Why It Works
- Potato starch helps form a thick glaze that clings to the peanuts and produces a crispy coating.
- Double-roasting the peanuts eliminates their beany taste.
When it comes to roasted nuts, people's preferences fall into one of three categories: unsalted, salted, and what I call “extra”―nuts coated in sugar, spices, or chocolate. My husband, James, and I fall into different camps. I prefer lightly-salted nuts, whereas James clamors for almost any nut in the “extra” category, from chocolate-covered peanuts to butter toffee cashews. While I was developing this recipe for honey-roasted peanuts, he happily gobbled up batch after batch, regardless of whether or not the nuts were actually good. But, as I discovered, you really can’t go wrong when it comes to coating peanuts in honey and tossing them in a hot oven. The nuts will likely be delicious. So for this recipe, I decided to focus on dialing in the right proportions of ingredients and honing the execution.
Before I started testing, I picked up several different brands of honey-roasted peanuts and conducted a quick taste test. Surprisingly, I found that they all tasted wildly different from one another. One brand consisted of overly-roasted peanuts that had a bitter edge, another was dusted with too much salt, while the last had the most balanced salty-sweet coating. As a result, I decided to focus my testing on perfecting three factors: the peanuts, the coating, and the finish.
For the peanuts themselves, I baked off batches of honey-roasted peanuts that contained either raw peanuts or store-bought roasted peanuts. It’s important to note that the extent of the roast on store-bought roasted peanuts varies, from peanuts that are barely toasted to ones that are too dark. My testing showed that the raw peanuts, despite being subsequently cooked in the oven, retained a beany taste. On the other hand, the pre-roasted peanuts took on a slightly bitter aftertaste. Therefore, to guarantee well-roasted peanuts, I suggest starting with raw blanched peanuts and lightly roasting them in an oven.
As for the coating, there are several ways to approach this: You can make a glaze containing egg whites; mix up a glaze with honey, a fat like butter or oil, sugar, and flavorings; or simply coat the peanuts with warmed honey. I decided to test the first two methods side-by-side, since I knew I wanted more than just honey as a coating. I liked the crunchy, somewhat airy shell on the nuts with the egg white coating, yet it masked the honey flavor. I ended up going with a glaze made with honey, potato starch, butter, oil, vanilla extract, sugar, and salt, which gave the nuts a shiny, crisp coating that lets the honey flavor come through. The glaze is infinitely adaptable, so I encourage you to play around with it by adding spices and other ingredients to taste, such as cocoa powder, dried rosemary, smoked paprika, cayenne pepper, or ground cinnamon.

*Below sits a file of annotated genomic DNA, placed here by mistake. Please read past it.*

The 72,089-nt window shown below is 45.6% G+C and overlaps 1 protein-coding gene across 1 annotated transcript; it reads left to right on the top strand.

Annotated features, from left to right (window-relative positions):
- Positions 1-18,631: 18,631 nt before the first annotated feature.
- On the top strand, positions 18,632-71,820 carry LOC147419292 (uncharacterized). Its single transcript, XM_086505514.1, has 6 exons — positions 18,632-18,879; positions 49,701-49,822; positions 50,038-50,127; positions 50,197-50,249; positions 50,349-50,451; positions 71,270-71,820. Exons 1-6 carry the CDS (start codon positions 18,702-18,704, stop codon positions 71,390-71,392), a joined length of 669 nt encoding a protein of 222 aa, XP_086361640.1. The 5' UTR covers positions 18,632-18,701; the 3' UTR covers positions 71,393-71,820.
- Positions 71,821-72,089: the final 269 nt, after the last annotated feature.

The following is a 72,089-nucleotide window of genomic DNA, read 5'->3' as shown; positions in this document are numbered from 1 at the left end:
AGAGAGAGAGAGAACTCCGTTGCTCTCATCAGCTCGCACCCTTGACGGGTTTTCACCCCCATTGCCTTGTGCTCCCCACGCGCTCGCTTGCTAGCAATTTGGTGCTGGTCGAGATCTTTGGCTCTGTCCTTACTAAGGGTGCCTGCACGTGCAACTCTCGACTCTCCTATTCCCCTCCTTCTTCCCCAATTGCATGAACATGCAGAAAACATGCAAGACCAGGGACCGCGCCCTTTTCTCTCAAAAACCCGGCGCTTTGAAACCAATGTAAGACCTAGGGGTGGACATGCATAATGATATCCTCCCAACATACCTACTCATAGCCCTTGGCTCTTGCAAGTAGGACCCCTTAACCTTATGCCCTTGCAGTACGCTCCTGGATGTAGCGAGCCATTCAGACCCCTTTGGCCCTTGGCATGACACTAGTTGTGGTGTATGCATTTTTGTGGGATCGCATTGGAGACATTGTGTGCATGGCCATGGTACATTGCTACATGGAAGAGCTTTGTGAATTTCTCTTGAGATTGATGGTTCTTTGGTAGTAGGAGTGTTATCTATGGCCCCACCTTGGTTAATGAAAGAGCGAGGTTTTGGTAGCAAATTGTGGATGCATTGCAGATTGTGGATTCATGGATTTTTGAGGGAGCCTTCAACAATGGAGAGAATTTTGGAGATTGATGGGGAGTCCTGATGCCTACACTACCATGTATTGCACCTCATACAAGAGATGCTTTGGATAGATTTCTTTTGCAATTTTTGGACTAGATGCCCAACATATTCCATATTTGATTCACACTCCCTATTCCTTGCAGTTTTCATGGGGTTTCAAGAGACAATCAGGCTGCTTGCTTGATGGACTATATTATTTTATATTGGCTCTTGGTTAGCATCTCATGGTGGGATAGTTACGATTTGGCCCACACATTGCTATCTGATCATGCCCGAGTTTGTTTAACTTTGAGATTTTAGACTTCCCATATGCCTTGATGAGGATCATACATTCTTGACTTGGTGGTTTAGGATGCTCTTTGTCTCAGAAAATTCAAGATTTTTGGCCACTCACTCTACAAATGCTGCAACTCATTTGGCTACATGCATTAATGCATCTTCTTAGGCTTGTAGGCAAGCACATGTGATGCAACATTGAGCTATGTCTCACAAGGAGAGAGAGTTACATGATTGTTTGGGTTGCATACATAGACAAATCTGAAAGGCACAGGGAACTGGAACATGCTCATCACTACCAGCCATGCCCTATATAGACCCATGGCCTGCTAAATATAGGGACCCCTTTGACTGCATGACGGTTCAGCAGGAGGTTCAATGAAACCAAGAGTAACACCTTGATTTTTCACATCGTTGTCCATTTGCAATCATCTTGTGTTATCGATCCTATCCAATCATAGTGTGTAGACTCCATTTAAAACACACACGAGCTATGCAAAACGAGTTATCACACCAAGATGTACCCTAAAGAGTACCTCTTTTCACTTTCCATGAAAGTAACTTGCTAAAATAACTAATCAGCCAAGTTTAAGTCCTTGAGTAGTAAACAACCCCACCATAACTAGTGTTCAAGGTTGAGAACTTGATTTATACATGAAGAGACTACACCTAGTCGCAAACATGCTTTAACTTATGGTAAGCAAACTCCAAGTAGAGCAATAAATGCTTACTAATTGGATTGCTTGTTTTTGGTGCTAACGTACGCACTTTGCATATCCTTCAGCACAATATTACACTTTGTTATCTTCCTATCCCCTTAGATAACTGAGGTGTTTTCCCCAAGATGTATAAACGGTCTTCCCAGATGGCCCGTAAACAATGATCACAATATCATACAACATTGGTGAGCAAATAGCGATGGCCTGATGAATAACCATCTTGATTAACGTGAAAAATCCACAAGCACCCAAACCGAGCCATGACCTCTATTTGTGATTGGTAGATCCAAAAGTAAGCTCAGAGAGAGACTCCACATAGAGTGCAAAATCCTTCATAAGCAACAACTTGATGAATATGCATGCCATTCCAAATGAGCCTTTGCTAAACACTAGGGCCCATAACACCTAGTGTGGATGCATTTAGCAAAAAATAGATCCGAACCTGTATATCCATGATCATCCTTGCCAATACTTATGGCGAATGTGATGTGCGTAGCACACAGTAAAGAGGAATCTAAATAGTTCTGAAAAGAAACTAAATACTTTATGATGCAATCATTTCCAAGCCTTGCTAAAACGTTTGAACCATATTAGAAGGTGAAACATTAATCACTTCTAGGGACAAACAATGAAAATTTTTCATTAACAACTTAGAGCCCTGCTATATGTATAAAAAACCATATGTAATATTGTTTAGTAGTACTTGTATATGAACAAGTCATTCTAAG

Once cool, I simply toss the nuts in a sugar-salt mix before digging in. Whether you decide to serve these as a snack, a pre-dinner bite, or with a late afternoon drink, these honey-roasted peanuts are easy to eat by the handful.
- 1 pound raw blanched peanuts (3 cups; 450g)
- 2 tablespoons plus 1/4 cup (75g) sugar, divided
- 1 1/2 teaspoons (5g) Diamond Crystal kosher salt, divided; for table salt, use half as much by volume or the same weight
- 1/4 cup (80g) honey
- 2 tablespoons (24g) potato starch
- 1 tablespoon (15ml) vegetable oil
- 1 tablespoon (15g) unsalted butter
- 1 teaspoon (5ml) vanilla extract
Adjust oven rack to middle position and preheat to 350°F (177°C). Spread peanuts evenly on rimmed baking sheet and bake until lightly toasted and fragrant, about 12 minutes. Remove from oven and set aside. Decrease oven temperature to 300°F (148°C).
Meanwhile, stir together 2 tablespoons sugar and 1/2 teaspoon salt in a small bowl and set aside. Grease a rimmed baking sheet with cooking spray and set aside.
In a medium saucepan or saucier, combine honey, potato starch, oil, butter, and vanilla extract, as well as remaining 1/4 cup sugar and 1 teaspoon salt. Cook over medium heat, stirring constantly with a sturdy heat-resistant spatula, until dry ingredients have dissolved and mixture is smooth, about 2 minutes. Off-heat, add peanuts and stir to combine until peanuts are thoroughly coated in honey mixture.
Transfer honey-coated peanuts to prepared baking sheet, spreading them into an even layer. Bake peanuts until golden brown and toasted, about 25 minutes.
Immediately transfer peanuts to a large bowl and let cool completely, stirring and scraping every few minutes with a sturdy spatula or spoon to prevent the nuts from sticking to the bowl and to each other, about 30 minutes (peanuts will be sticky at first but will harden as they cool). Once cool, break up any remaining clumps. Add sugar-salt mixture and toss to coat. Serve.
Rimmed baking sheets, heat-resistant spatula.
Make-Ahead and Storage
Honey-roasted peanuts can be stored in an airtight container at room temperature for up to 1 week.